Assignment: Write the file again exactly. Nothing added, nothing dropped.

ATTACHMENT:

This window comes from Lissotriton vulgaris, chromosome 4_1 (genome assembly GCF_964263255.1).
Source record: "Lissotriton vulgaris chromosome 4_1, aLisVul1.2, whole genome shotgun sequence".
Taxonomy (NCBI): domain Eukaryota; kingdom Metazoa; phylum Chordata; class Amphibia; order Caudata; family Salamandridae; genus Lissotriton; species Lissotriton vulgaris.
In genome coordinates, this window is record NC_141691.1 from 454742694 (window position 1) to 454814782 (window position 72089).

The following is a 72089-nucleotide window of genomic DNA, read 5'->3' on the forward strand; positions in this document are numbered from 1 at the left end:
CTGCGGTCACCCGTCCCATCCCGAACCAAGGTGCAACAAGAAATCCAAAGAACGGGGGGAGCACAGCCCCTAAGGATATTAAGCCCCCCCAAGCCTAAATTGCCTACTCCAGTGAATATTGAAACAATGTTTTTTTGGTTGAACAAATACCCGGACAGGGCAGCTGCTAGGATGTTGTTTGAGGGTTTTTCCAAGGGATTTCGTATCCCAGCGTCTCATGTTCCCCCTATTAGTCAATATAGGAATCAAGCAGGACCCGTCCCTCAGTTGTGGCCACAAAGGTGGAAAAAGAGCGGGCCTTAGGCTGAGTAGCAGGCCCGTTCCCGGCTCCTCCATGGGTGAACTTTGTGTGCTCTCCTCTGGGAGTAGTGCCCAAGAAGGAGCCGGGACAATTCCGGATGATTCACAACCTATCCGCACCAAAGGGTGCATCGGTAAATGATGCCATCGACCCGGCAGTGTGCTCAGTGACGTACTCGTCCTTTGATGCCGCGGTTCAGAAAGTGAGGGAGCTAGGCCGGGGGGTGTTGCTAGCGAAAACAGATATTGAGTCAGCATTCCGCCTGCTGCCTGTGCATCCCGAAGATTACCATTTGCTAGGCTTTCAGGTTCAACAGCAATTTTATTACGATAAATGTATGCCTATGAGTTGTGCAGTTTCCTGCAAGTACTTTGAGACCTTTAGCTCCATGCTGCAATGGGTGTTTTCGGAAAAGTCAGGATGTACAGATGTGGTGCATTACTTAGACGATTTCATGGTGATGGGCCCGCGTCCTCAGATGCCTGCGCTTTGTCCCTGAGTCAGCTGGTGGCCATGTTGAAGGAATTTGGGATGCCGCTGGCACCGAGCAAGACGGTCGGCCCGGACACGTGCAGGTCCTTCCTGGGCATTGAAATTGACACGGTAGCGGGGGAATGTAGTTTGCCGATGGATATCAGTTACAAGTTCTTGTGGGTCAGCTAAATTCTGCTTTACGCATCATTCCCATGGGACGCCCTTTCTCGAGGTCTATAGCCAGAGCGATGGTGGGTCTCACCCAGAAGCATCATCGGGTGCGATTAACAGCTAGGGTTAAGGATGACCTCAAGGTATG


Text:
This window comes from Lissotriton vulgaris, chromosome 4_1 (genome assembly GCF_964263255.1).
Source record: "Lissotriton vulgaris chromosome 4_1, aLisVul1.2, whole genome shotgun sequence".
Taxonomy (NCBI): domain Eukaryota; kingdom Metazoa; phylum Chordata; class Amphibia; order Caudata; family Salamandridae; genus Lissotriton; species Lissotriton vulgaris.
In genome coordinates, this window is record NC_141691.1 from 454742694 (window position 1) to 454814782 (window position 72089).

The following is a 72089-nucleotide window of genomic DNA, read 5'->3' on the forward strand; positions in this document are numbered from 1 at the left end:
CTGCGGTCACCCGTCCCATCCCGAACCAAGGTGCAACAAGAAATCCAAAGAACGGGGGGAGCACAGCCCCTAAGGATATTAAGCCCCCCCAAGCCTAAATTGCCTACTCCAGTGAATATTGAAACAATGTTTTTTTGGTTGAACAAATACCCGGACAGGGCAGCTGCTAGGATGTTGTTTGAGGGTTTTTCCAAGGGATTTCGTATCCCAGCGTCTCATGTTCCCCCTATTAGTCAATATAGGAATCAAGCAGGACCCGTCCCTCAGTTGTGGCCACAAAGGTGGAAAAAGAGCGGGCCTTAGGCTGAGTAGCAGGCCCGTTCCCGGCTCCTCCATGGGTGAACTTTGTGTGCTCTCCTCTGGGAGTAGTGCCCAAGAAGGAGCCGGGACAATTCCGGATGATTCACAACCTATCCGCACCAAAGGGTGCATCGGTAAATGATGCCATCGACCCGGCAGTGTGCTCAGTGACGTACTCGTCCTTTGATGCCGCGGTTCAGAAAGTGAGGGAGCTAGGCCGGGGGGTGTTGCTAGCGAAAACAGATATTGAGTCAGCATTCCGCCTGCTGCCTGTGCATCCCGAAGATTACCATTTGCTAGGCTTTCAGGTTCAACAGCAATTTTATTACGATAAATGTATGCCTATGAGTTGTGCAGTTTCCTGCAAGTACTTTGAGACCTTTAGCTCCATGCTGCAATGGGTGTTTTCGGAAAAGTCAGGATGTACAGATGTGGTGCATTACTTAGACGATTTCATGGTGATGGGCCCGCGTCCTCAGATGCCTGCGCTTTGTCCCTGAGTCAGCTGGTGGCCATGTTGAAGGAATTTGGGATGCCGCTGGCACCGAGCAAGACGGTCGGCCCGGACACGTGCAGGTCCTTCCTGGGCATTGAAATTGACACGGTAGCGGGGGAATGTAGTTTGCCGATGGATATCAGTTACAAGTTCTTGTGGGTCAGCTAAATTCTGCTTTACGCATCATTCCCATGGGACGCCCTTTCTCGAGGTCTATAGCCAGAGCGATGGTGGGTCTCACCCAGAAGCATCATCGGGTGCGATTAACAGCTAGGGTTAAGGATGACCTCAAGGTATG